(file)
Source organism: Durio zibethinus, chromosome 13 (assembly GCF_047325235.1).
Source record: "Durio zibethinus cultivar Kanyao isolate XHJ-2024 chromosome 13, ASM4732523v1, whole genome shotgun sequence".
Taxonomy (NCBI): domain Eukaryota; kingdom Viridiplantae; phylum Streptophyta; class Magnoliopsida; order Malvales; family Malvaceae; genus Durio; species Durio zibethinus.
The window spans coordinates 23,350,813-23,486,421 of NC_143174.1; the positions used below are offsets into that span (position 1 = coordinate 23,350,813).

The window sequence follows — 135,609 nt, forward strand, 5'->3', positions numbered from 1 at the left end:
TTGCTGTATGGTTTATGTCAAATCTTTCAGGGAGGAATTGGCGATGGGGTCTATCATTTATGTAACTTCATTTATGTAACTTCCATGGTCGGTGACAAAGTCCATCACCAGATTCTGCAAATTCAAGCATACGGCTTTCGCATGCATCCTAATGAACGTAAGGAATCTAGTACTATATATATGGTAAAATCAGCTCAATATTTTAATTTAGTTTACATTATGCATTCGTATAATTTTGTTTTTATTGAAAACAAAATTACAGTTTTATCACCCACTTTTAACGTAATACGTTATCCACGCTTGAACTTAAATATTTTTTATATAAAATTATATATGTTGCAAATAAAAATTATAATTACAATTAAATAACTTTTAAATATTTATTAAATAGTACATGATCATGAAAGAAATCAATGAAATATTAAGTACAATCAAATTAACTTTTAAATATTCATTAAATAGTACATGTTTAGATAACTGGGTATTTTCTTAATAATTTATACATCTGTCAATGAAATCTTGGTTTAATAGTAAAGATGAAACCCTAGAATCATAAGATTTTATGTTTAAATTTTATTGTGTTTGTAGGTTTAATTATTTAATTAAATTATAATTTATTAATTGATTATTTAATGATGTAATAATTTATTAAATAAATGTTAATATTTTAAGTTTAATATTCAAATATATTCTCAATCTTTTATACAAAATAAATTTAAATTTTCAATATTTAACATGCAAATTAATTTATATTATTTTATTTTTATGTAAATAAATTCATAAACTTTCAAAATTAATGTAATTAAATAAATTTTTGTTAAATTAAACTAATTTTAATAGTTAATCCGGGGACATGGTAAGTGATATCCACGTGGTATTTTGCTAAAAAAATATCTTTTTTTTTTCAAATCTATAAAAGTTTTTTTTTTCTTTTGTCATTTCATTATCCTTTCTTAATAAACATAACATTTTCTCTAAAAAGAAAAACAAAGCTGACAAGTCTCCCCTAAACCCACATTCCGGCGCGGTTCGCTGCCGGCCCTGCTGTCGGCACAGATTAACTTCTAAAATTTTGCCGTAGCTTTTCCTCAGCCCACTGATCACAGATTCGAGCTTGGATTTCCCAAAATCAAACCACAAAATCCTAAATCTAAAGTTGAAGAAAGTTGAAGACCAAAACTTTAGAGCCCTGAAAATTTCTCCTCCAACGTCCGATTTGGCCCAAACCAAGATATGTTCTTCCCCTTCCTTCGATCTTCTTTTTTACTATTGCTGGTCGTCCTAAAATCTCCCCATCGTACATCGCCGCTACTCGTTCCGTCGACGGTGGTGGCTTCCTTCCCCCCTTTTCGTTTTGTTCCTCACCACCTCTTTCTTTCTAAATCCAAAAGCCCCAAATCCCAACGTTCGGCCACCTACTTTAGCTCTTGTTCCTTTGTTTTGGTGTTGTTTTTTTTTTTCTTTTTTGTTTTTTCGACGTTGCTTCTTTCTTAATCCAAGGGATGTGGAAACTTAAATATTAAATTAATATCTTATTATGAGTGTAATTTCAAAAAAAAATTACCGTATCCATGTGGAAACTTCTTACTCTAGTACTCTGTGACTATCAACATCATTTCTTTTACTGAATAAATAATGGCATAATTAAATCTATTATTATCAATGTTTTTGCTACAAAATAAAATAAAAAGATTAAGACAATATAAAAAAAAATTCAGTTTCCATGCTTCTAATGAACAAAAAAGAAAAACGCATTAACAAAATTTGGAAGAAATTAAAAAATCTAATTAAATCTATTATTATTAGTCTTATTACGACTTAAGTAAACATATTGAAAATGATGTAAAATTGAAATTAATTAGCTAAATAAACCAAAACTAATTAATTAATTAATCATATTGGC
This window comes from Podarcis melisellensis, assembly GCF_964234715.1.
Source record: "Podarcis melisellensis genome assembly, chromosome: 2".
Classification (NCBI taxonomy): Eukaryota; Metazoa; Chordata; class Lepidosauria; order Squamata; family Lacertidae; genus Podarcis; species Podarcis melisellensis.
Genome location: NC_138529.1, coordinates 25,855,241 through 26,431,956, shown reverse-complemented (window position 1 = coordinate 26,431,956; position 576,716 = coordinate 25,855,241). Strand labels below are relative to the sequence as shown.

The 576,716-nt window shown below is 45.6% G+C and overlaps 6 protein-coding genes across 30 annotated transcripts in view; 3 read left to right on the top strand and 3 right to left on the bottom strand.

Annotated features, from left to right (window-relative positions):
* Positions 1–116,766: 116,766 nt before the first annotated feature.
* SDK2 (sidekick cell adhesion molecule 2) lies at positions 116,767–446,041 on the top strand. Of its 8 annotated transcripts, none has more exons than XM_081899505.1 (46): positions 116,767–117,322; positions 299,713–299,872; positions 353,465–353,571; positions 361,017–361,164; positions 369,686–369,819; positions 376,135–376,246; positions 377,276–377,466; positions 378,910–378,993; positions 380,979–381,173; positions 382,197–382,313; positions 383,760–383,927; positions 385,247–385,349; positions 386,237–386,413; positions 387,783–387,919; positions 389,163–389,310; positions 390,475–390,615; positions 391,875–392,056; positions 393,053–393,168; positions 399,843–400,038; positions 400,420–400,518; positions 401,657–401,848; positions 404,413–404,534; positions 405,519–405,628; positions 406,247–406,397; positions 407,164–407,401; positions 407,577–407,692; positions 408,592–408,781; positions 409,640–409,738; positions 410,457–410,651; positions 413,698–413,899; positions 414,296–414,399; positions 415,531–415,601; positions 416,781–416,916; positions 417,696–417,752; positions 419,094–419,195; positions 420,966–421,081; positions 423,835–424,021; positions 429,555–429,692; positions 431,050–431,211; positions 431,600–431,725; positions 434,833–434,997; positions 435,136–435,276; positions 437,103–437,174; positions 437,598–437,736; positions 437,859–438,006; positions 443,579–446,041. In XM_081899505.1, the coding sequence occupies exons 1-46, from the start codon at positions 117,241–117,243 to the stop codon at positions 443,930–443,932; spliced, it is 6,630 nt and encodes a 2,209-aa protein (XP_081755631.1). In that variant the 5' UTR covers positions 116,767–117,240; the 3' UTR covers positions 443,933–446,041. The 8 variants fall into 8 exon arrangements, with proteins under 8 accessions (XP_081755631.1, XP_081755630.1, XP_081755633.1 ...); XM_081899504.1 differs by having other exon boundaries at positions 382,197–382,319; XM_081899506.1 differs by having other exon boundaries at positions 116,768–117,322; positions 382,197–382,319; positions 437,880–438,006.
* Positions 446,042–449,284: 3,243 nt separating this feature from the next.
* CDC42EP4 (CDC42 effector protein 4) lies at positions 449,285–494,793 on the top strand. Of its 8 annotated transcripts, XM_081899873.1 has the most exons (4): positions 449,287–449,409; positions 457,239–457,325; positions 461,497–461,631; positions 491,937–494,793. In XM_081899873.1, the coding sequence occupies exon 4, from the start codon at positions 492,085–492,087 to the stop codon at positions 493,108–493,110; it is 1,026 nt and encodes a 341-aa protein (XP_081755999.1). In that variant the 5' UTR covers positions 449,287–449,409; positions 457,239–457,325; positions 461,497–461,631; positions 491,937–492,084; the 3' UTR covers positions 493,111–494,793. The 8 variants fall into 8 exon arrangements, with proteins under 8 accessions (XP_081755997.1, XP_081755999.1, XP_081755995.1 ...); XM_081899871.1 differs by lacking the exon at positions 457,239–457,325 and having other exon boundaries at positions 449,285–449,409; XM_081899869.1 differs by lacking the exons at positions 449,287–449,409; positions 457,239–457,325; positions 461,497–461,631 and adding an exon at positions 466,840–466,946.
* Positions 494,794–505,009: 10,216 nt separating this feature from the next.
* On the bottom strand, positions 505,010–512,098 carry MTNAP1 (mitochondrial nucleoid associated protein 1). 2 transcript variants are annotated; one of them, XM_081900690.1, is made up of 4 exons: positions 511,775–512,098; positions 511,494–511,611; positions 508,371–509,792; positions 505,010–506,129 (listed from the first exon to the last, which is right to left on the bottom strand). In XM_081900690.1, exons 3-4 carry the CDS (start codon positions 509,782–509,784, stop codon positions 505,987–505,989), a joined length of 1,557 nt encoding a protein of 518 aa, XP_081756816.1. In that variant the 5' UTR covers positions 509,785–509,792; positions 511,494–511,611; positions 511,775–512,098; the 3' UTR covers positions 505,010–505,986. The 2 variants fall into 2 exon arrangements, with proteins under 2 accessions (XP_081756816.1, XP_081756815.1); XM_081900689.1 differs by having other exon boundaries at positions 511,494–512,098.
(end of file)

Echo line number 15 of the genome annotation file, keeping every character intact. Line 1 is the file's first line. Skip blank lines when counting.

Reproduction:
* Positions 446,042–449,284: 3,243 nt separating this feature from the next.